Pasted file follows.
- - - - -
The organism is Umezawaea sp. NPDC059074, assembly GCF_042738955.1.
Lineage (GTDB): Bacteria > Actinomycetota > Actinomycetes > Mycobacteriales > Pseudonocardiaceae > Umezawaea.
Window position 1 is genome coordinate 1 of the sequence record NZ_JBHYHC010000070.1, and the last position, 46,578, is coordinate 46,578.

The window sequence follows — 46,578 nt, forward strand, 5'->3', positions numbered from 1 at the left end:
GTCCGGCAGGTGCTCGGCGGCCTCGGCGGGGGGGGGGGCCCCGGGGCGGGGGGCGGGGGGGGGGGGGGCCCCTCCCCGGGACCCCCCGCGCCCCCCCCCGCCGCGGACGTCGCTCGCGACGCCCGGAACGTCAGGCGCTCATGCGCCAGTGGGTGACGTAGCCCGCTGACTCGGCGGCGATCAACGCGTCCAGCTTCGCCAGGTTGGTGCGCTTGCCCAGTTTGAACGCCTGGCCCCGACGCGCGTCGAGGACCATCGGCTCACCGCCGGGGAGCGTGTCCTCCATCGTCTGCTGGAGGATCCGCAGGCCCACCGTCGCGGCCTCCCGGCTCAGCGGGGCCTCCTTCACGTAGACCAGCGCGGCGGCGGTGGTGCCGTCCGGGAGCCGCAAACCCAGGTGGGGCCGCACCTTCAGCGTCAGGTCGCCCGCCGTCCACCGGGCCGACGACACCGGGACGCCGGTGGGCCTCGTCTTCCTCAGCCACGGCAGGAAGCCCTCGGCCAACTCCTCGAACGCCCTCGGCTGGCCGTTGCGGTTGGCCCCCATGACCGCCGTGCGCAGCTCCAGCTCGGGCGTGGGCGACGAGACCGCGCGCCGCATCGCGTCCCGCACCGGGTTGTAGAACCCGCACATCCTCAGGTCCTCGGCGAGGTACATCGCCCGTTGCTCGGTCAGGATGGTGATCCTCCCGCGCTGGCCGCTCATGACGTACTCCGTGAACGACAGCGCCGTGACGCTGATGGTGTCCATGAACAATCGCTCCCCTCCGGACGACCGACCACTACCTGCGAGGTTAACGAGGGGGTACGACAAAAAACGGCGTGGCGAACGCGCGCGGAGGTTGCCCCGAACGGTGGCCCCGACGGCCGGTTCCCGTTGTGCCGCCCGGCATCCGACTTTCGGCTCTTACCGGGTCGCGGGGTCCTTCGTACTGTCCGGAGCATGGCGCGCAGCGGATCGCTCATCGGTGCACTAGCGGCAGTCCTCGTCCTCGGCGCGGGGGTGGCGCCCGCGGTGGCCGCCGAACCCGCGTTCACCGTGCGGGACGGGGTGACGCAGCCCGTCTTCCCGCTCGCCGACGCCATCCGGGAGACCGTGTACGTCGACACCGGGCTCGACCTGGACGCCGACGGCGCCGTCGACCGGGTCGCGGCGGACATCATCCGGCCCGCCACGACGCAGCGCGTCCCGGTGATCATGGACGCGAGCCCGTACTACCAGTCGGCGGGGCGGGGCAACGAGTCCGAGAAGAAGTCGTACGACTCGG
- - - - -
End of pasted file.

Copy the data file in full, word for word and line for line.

The organism is Umezawaea sp. NPDC059074, assembly GCF_042738955.1.
Lineage (GTDB): Bacteria > Actinomycetota > Actinomycetes > Mycobacteriales > Pseudonocardiaceae > Umezawaea.
Window position 1 is genome coordinate 1 of the sequence record NZ_JBHYHC010000070.1, and the last position, 46,578, is coordinate 46,578.

The window sequence follows — 46,578 nt, forward strand, 5'->3', positions numbered from 1 at the left end:
GTCCGGCAGGTGCTCGGCGGCCTCGGCGGGGGGGGGGGCCCCGGGGCGGGGGGCGGGGGGGGGGGGGGCCCCTCCCCGGGACCCCCCGCGCCCCCCCCCGCCGCGGACGTCGCTCGCGACGCCCGGAACGTCAGGCGCTCATGCGCCAGTGGGTGACGTAGCCCGCTGACTCGGCGGCGATCAACGCGTCCAGCTTCGCCAGGTTGGTGCGCTTGCCCAGTTTGAACGCCTGGCCCCGACGCGCGTCGAGGACCATCGGCTCACCGCCGGGGAGCGTGTCCTCCATCGTCTGCTGGAGGATCCGCAGGCCCACCGTCGCGGCCTCCCGGCTCAGCGGGGCCTCCTTCACGTAGACCAGCGCGGCGGCGGTGGTGCCGTCCGGGAGCCGCAAACCCAGGTGGGGCCGCACCTTCAGCGTCAGGTCGCCCGCCGTCCACCGGGCCGACGACACCGGGACGCCGGTGGGCCTCGTCTTCCTCAGCCACGGCAGGAAGCCCTCGGCCAACTCCTCGAACGCCCTCGGCTGGCCGTTGCGGTTGGCCCCCATGACCGCCGTGCGCAGCTCCAGCTCGGGCGTGGGCGACGAGACCGCGCGCCGCATCGCGTCCCGCACCGGGTTGTAGAACCCGCACATCCTCAGGTCCTCGGCGAGGTACATCGCCCGTTGCTCGGTCAGGATGGTGATCCTCCCGCGCTGGCCGCTCATGACGTACTCCGTGAACGACAGCGCCGTGACGCTGATGGTGTCCATGAACAATCGCTCCCCTCCGGACGACCGACCACTACCTGCGAGGTTAACGAGGGGGTACGACAAAAAACGGCGTGGCGAACGCGCGCGGAGGTTGCCCCGAACGGTGGCCCCGACGGCCGGTTCCCGTTGTGCCGCCCGGCATCCGACTTTCGGCTCTTACCGGGTCGCGGGGTCCTTCGTACTGTCCGGAGCATGGCGCGCAGCGGATCGCTCATCGGTGCACTAGCGGCAGTCCTCGTCCTCGGCGCGGGGGTGGCGCCCGCGGTGGCCGCCGAACCCGCGTTCACCGTGCGGGACGGGGTGACGCAGCCCGTCTTCCCGCTCGCCGACGCCATCCGGGAGACCGTGTACGTCGACACCGGGCTCGACCTGGACGCCGACGGCGCCGTCGACCGGGTCGCGGCGGACATCATCCGGCCCGCCACGACGCAGCGCGTCCCGGTGATCATGGACGCGAGCCCGTACTACCAGTCGGCGGGGCGGGGCAACGAGTCCGAGAAGAAGTCGTACGACTCGG